7.  Acknowledgements  . . . . . . . . . . . . . . . . . . . . . .   6
   8.  References  . . . . . . . . . . . . . . . . . . . . . . . . .   6
     8.1.  Normative References  . . . . . . . . . . . . . . . . . .   6
     8.2.  Informative References  . . . . . . . . . . . . . . . . .   7
   Authors' Addresses  . . . . . . . . . . . . . . . . . . . . . . .   7

1.  Introduction

   In IPv6 [RFC8200], optional internet-layer information is encoded in
   extension headers.  Two extension headers, the Hop-by-Hop Options
   header and the Destination Options header, contain a variable number
   of options.  Each option contains the following fields:

   o  Option Type

   o  Opt Data Length

   o  Option Data

   The Option Type identifiers are encoded so that their highest-order 2
   bits specify the action to be taken if the processing node does not
   recognize the option.  Encodings follow:

   o  00 - Skip over the option and continue processing the header.

   o  01 - Discard the packet.

   o  10 - Discard the packet and send an ICMPv6 [RFC4443] Parameter
      Problem, Code 2, message to the packet's Source Address, pointing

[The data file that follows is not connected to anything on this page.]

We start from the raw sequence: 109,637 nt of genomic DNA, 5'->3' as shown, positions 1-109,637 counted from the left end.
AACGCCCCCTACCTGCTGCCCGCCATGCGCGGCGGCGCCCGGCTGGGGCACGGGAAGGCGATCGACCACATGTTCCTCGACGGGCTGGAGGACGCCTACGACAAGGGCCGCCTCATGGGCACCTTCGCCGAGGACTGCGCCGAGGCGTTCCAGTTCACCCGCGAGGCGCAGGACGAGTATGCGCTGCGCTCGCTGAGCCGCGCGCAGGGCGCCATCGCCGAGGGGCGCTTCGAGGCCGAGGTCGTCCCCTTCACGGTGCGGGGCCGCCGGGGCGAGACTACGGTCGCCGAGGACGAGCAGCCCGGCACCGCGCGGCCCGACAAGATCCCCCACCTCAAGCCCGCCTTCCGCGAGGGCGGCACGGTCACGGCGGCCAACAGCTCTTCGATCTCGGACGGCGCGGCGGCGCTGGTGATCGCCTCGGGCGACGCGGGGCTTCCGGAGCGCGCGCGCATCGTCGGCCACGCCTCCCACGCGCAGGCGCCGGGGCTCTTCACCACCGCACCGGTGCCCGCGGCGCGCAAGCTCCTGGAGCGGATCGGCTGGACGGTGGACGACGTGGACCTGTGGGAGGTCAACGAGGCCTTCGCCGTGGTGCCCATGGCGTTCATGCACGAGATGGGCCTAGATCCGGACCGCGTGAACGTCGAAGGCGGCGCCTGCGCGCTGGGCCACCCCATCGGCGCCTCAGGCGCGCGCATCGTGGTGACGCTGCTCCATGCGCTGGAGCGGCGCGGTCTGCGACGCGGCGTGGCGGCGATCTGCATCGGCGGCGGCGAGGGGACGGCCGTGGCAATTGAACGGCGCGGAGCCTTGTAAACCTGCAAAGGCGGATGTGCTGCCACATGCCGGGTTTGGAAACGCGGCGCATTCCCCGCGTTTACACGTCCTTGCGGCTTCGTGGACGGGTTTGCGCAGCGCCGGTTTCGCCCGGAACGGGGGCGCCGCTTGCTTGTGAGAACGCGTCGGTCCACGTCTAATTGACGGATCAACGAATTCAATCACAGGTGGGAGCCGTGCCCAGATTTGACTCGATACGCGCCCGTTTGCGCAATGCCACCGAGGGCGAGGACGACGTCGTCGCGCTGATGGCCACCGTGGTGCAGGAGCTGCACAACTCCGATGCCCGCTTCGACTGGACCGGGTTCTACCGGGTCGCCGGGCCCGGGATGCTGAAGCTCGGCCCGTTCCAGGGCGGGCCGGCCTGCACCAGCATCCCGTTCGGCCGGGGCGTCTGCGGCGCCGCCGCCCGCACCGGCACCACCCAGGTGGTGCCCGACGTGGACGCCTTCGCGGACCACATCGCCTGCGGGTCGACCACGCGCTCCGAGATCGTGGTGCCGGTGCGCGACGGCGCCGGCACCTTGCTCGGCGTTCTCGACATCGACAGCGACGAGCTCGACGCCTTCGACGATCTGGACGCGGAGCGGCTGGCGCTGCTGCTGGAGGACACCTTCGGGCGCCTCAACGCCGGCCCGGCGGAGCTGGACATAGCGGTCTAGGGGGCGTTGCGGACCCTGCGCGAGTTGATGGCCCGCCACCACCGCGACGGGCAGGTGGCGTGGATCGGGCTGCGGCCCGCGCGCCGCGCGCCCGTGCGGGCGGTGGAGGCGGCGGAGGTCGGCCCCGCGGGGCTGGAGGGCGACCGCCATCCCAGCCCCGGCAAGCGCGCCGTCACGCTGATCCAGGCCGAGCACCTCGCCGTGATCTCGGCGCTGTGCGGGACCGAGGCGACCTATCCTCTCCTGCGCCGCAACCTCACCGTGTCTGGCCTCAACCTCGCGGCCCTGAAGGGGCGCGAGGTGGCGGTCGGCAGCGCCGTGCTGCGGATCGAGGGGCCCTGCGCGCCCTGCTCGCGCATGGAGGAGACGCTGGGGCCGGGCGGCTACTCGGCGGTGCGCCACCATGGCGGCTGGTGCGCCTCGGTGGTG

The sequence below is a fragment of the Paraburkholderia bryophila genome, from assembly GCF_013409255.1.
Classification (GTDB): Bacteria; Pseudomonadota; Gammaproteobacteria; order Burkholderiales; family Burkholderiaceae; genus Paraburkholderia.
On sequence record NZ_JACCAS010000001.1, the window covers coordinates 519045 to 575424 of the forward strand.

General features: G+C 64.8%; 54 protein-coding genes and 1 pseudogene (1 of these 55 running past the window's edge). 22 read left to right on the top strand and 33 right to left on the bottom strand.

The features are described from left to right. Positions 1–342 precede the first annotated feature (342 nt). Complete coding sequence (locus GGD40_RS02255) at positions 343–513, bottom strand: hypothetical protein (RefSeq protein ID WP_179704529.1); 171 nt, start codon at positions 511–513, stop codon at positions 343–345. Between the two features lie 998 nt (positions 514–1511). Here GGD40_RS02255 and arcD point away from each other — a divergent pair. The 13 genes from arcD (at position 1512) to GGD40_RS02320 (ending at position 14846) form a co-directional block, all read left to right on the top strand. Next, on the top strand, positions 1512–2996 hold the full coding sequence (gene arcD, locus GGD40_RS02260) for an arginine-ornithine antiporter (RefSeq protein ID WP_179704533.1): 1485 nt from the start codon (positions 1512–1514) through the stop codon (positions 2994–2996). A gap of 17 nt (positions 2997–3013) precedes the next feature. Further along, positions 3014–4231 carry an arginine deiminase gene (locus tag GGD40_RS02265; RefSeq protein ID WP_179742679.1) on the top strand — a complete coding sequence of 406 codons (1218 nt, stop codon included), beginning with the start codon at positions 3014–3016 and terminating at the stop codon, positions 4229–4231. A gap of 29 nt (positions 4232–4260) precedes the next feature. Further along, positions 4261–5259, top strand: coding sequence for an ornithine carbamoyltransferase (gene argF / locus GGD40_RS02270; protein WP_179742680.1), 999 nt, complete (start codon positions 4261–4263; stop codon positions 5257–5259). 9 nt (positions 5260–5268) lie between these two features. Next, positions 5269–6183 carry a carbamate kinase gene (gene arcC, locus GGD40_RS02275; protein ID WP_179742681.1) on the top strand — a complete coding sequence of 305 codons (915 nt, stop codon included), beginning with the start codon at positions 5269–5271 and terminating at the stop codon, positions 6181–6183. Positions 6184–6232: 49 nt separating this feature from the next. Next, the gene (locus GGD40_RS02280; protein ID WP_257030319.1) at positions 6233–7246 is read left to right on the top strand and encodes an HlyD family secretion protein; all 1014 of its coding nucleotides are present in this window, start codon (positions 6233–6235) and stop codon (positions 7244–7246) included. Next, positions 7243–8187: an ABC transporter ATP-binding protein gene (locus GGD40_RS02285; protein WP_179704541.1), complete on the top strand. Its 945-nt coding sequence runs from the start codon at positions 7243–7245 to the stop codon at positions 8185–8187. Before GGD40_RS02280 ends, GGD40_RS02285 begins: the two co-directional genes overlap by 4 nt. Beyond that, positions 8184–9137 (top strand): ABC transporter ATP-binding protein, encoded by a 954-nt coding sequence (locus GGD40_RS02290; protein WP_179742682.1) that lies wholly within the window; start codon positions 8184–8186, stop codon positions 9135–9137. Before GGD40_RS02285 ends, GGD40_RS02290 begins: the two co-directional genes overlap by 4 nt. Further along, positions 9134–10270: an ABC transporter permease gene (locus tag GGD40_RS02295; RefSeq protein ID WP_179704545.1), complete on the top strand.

to the unrecognized Option Type.

   o  11 - Discard the packet and, only if the packet's Destination
      Address was not a multicast address, send an ICMPv6 Parameter
      Problem, Code 2, message to the packet's Source Address, pointing
      to the unrecognized Option Type.





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   Several upper-layer protocols [RFC6275] [I-D.leddy-6man-truncate]
   emit packets that contain IPv6 destination options.  These protocols
   rely the network to convey packets that contain the IPv6 Destination
   Options header.

   A subset of those protocols emit IPv6 destination options with high-
   order bits equal to "10" and "11".  These IPv6 destination options
   elicit ICMPv6 Parameter Problem messages from destination nodes that
   do not recognize them.  The above-mentioned protocols perform better
   when the network can convey ICMPv6 Parameter Problem messages from
   the destination node to the source node.

   Operational experience [RFC7872] reveals that a significant number of
   networks drop all packets that contain the IPv6 Destination Options
   header.  Similarly, a significant number of networks allow packets
   that contain the IPv6 Destination Options header, but only if
   Destination Options header does not exceed a specific size.  Finally,
   many networks drop all ICMP Parameter Problem messages.

   This document describes procedures by which a source node can
   discover relevant capabilities of the network that connects it to a
   destination node.  Using these procedures, the source node can
   determine:

   o  Whether the network can convey a packet containing a Destination